21min

VPC

Note: if you are running CloudGraph locally you can view the interactive, automatically generated documentation in either GraphQL Playground or Altair by clicking the docs button on the right-hand side of the screen. After reading the below information we highly suggest you use one of these tools to test your queries as they will autocomplete fields for you and let you know if your queries are valid before you even submit them.

Overview

You can currently query the following attributes and connections on an AWS VPC

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Filtering

Get data for a single AWS VPC that you know the ID for:

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Get data for a single VPC that you know the ARN for:

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Get data for all of the VPCs in a certain AWS account:

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Get data for all of the VPCs that are NOT in a certain AWS account:

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Advanced Filtering

Get data for all of the VPCs that have Lambdas in them:

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Use multiple filter selectors, (i.e. has, and, not, or) to get data for all of the VPCs that have Lambdas AND RDS DB Instances in them OR that do not have IGWs in them. Note that you can use has, and, not, or completely independently of each other:

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You may also filter using a regex when filtering on a string field like, ipV4Cidr if you want to look for a value that matches say, 10.0.0.0:

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Ordering

You can order the results you get back either asc or desc depending on your preference:

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Only select and return the first two VPCs that are found:

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Only select and return the first two VPCs that are found, but offset by one so VPCs two & three are returned:

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Aggregation

Count the number of VPCs across all scanned AWS accounts:

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Count the number of VPCs in a single account. Note that you can apply all of the same filters that are listed above to aggregate queries:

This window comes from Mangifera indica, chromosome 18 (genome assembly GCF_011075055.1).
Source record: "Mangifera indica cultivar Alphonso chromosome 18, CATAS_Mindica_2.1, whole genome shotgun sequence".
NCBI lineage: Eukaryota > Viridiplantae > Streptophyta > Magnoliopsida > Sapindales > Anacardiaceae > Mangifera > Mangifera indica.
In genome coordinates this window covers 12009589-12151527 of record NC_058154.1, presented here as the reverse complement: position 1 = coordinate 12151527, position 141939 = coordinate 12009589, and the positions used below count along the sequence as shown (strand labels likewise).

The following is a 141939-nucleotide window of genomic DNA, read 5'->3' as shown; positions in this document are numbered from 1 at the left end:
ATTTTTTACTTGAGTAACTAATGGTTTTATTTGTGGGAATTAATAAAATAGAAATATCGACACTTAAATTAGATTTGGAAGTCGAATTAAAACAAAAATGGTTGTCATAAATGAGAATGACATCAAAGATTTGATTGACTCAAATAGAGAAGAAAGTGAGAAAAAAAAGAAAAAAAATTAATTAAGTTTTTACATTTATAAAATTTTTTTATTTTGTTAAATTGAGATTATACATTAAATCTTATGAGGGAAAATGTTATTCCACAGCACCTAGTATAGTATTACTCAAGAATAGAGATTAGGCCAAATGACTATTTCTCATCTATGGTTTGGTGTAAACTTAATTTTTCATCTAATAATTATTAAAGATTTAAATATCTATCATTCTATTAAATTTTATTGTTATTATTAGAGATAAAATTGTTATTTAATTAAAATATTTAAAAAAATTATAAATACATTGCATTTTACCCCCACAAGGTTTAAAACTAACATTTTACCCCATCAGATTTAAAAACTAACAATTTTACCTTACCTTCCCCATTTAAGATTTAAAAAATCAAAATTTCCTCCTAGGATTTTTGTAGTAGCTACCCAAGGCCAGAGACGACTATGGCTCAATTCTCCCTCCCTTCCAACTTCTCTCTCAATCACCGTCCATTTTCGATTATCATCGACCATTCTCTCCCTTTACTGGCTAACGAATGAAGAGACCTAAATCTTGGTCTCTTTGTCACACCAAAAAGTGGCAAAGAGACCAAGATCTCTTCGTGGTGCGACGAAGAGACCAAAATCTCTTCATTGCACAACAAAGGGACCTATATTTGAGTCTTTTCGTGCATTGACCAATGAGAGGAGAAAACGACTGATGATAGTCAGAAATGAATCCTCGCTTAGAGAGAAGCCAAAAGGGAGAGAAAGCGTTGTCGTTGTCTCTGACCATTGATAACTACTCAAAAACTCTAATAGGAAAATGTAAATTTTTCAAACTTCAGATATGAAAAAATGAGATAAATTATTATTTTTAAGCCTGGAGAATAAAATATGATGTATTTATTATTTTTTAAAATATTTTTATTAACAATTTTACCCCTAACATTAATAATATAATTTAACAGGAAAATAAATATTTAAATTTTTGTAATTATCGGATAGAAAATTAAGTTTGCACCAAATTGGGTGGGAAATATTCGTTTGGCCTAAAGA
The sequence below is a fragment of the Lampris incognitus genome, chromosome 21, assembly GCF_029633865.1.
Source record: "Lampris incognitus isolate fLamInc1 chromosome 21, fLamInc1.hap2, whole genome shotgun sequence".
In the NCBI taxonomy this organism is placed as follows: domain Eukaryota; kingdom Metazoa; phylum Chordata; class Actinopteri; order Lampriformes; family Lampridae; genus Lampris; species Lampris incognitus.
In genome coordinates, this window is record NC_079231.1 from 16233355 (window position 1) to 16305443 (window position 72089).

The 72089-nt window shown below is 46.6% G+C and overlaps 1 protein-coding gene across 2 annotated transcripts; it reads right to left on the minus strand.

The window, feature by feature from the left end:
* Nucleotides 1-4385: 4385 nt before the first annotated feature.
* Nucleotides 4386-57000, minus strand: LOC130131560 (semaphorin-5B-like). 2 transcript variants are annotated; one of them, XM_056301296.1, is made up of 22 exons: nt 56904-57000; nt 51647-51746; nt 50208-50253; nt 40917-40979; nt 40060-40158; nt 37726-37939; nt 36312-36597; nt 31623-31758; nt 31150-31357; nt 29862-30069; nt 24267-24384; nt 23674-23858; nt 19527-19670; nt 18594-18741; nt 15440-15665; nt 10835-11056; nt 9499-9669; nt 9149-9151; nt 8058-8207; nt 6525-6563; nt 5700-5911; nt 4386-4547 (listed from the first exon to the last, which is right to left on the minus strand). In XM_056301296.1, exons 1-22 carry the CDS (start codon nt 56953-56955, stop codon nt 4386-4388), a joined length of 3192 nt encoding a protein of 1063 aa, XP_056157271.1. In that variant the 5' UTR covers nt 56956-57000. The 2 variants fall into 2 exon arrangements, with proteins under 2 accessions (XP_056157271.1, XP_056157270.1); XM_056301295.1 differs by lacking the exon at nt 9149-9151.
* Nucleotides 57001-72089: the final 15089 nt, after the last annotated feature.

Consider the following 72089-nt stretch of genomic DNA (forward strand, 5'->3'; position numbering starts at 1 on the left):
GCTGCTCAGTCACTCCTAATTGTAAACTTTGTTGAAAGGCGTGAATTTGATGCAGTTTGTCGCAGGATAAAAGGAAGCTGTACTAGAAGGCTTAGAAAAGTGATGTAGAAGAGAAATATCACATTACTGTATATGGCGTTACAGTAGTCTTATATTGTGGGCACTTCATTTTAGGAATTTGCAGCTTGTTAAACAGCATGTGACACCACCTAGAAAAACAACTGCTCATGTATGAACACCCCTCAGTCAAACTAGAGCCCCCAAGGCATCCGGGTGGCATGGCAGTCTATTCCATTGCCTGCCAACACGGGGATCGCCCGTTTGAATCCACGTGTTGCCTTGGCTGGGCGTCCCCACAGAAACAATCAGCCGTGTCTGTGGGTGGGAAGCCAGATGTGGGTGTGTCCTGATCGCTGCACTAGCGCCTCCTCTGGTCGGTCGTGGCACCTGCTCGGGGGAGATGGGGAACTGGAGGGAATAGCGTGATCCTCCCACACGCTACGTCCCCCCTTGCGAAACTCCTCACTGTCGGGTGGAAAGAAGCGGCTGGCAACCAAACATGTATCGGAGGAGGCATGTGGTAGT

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Examples

Find the default VPCs across all your scanned AWS Accounts to see if they are being used:

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Find all of the VPCs that have a tag of Environment:Production for a single AWS Account:

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With CloudGraph you can run multiple queries at the same time so you can combine the above two queries if you like:

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When you think, "in terms of a graph", you can do almost anything with CloudGraph. Say for example that you want to know what Lamba functions don't belong to a VPC (i.e. they don't leverage VPC networking). Because CloudGraph connects all resources that have relationships, such as VPC parents to their Lambda children, you are able to answer this question easily. Simply check to see what lambda functions the VPC is "connected" to, and compare that against the list of all lambda functions like so:

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Kitchen Sink

Putting it all together; get all data for all VPCs across all regions for all scanned AWS accounts in a single query. For the purposes of this example we will only get direct children of the VPCs but if you want to it's easy to go from say, VPC -> ALB -> EC2 -> EBS...etc:

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References



Updated 04 Mar 2022
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